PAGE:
**Disjoint Event:***Disjoint Events do not have any common outcomes.*For example, a single card drawn from a deck cannot be a king and a queen**Joint Event:***Non-Disjoint Events can have common outcomes.*For example, a student can get 100 marks in statistics and 100 marks in probability

Probability Distributions help us understand the kind of data we are working with, how they are distributed and differ from each other. Every aspect of the data can be understood, visualized using the Distributions.

For Machine Learning, we will only concentrate on 3 distributions:

**Probability Density Function**(PDF) is concerned with the relative likelihood for a continuous random variable to take on a given value. The PDF gives the probability of a variable that lies between the range ‘a’ and ‘b’.**Normal Distribution**is a probability distribution that denotes the symmetric property of the mean. It infers that the data around the mean represents the entire data set.**Central Limit Theorem**states that the sampling distribution of the mean of any independent, random variable will be normal or nearly normal if the sample size is large enough.

To read more about them, I have this article here that will help you out better. Once we are clear with the Distributions, let’s talk about the types of Probability.

Probability depends on the kind of application we are working with. There are basically 3 types of Probability that we have:

**Marginal Probability**means that an event will occur without any intervention or dependency on others.**Joint Probability**is a measure of two events happening at the same time.**Conditional Probability**is the measure that an event will occur only if some other event has already occurred. It is dependent on the previous event.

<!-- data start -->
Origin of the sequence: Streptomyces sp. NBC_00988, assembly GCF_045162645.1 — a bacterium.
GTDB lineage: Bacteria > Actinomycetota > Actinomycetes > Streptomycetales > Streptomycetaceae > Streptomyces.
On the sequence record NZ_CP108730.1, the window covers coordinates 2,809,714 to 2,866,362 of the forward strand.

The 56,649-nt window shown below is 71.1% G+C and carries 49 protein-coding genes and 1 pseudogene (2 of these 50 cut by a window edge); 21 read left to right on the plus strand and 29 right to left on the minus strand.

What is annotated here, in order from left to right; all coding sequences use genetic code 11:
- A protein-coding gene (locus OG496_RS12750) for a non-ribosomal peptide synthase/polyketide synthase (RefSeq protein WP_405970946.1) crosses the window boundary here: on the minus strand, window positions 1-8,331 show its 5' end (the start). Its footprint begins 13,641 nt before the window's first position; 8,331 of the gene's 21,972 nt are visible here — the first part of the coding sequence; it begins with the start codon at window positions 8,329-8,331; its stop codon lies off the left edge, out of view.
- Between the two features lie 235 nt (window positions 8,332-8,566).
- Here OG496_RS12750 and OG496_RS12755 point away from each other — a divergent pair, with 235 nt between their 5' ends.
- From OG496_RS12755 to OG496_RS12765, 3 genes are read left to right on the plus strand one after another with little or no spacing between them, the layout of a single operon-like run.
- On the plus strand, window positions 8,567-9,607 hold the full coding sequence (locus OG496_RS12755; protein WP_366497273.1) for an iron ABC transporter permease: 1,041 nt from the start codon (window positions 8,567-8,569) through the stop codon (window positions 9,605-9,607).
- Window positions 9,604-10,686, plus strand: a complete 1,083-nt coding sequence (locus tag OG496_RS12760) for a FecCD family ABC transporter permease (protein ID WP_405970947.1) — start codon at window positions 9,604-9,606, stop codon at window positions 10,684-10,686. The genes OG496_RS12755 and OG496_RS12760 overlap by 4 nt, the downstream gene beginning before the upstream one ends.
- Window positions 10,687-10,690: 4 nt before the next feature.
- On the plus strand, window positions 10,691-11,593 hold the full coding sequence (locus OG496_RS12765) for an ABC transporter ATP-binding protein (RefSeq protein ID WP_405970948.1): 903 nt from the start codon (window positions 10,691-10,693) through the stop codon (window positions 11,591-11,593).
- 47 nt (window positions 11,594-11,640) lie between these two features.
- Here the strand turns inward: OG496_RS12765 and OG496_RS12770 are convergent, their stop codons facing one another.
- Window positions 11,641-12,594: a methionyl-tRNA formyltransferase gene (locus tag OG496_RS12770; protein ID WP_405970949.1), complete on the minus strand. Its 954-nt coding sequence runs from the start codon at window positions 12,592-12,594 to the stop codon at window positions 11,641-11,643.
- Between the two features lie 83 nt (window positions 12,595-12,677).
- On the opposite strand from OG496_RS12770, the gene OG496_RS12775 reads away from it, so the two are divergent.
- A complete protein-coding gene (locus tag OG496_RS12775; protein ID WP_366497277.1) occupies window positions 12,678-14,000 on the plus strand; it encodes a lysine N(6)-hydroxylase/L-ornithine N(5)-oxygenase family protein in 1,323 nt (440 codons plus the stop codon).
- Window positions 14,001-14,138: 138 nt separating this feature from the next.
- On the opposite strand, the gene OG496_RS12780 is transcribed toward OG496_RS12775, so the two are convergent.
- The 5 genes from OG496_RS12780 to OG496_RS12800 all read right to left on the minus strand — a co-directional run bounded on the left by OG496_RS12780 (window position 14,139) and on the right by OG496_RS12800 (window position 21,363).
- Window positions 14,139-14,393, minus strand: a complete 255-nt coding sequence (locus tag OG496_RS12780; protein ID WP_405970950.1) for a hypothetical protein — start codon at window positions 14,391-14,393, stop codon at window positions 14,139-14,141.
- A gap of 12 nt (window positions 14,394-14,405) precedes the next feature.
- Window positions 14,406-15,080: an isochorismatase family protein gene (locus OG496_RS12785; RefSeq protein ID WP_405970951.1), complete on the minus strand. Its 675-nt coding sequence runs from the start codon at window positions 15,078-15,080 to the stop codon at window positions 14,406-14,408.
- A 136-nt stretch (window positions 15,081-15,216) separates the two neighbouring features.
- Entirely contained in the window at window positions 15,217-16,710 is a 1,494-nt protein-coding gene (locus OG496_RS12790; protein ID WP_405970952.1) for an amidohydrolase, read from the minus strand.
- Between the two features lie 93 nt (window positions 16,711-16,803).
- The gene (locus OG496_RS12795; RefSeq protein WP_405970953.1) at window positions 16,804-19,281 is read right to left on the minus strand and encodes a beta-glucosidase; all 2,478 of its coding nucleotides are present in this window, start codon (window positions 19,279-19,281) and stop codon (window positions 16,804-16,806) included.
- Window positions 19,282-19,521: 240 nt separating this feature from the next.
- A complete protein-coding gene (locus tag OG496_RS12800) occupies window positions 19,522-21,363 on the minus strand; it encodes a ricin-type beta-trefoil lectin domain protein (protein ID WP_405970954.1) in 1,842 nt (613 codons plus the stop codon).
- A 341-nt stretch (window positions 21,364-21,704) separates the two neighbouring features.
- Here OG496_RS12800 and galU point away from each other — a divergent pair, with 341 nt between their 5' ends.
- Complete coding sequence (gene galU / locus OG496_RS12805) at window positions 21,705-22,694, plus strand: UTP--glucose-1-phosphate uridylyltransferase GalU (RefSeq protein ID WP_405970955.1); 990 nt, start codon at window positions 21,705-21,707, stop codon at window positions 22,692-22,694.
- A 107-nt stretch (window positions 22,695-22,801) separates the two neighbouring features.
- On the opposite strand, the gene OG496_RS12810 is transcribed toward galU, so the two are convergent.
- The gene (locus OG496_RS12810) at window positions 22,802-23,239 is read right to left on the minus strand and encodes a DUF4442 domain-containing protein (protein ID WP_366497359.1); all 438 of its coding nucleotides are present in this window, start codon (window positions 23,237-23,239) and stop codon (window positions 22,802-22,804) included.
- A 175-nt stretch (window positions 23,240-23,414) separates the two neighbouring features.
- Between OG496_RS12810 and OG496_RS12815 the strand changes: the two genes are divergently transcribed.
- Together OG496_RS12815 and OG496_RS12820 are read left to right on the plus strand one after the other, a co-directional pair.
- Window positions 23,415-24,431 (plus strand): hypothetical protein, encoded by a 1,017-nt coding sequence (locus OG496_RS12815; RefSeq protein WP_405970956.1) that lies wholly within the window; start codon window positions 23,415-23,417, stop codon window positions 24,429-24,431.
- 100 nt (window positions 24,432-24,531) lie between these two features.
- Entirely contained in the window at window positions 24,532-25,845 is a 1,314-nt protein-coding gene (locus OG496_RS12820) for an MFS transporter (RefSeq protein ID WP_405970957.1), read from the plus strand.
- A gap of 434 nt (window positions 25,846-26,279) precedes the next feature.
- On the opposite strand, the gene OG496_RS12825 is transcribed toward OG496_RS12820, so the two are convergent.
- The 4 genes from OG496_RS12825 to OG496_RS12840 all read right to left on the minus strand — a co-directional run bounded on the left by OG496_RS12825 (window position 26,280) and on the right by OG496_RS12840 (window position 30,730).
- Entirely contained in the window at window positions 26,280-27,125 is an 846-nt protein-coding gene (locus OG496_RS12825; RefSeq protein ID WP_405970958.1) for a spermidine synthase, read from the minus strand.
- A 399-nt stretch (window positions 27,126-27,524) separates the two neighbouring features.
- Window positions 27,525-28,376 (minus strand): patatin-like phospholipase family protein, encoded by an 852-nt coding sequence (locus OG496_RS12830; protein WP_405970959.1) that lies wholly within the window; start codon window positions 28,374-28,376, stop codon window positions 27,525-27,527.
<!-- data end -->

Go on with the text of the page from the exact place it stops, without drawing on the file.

For in-depth knowledge on types of Probability, you can follow this link. So now that we have that out of the way, let’s move over to the most important topic in Probability, Bayes’ Theorem.

The Bayes theorem is used to calculate the conditional probability. It is the probability of an event occurring based on prior knowledge of conditions that might be related to the event. The formula for Bayes Theorem goes something like this:

You can read more about the Bayes Theorem here.

By now, all of us have a clear idea of the impact Probability has on Machine Learning but the real question as always remains. How do we use this in real life? Well, let’s talk about that now.

- Probability helps us optimize our model
- Classification by our algorithms requires Probability
- Loss can also be calculated using Probability
- Models are built on Probability

Here is a practical application of Naive Bayes Classifier that requires Probability and how it helps us in making a good model. The graphic image below is another example of how the Naive Bayes Classifier works.

With that, we have now covered everything there is for Probability in the field of Machine Learning. Let’s move over to Statistics in Machine Learning.

**Statistics** is an important factor when it comes to Machine Learning. It is a tool that helps you study, analyze and make work out of the Hypothesis you make that will be able to predict. So without waiting anymore, let’s learn all there is!

Statistics is an area of applied mathematics concerned with data collection, analysis, interpretation, and presentation. It helps you in testing the effectiveness of your Hypothesis on the dataset that you have gathered. That makes it such an important factor in Machine Learning.

You can read more about Statistics by going through this article. Now that we are clear with what is Statistics, let’s learn about the basic terminologies in it.

Statistics revolves around data. So understanding what the terms mean comes to be a very important factor in this. There are basically 2 things that you need to remember.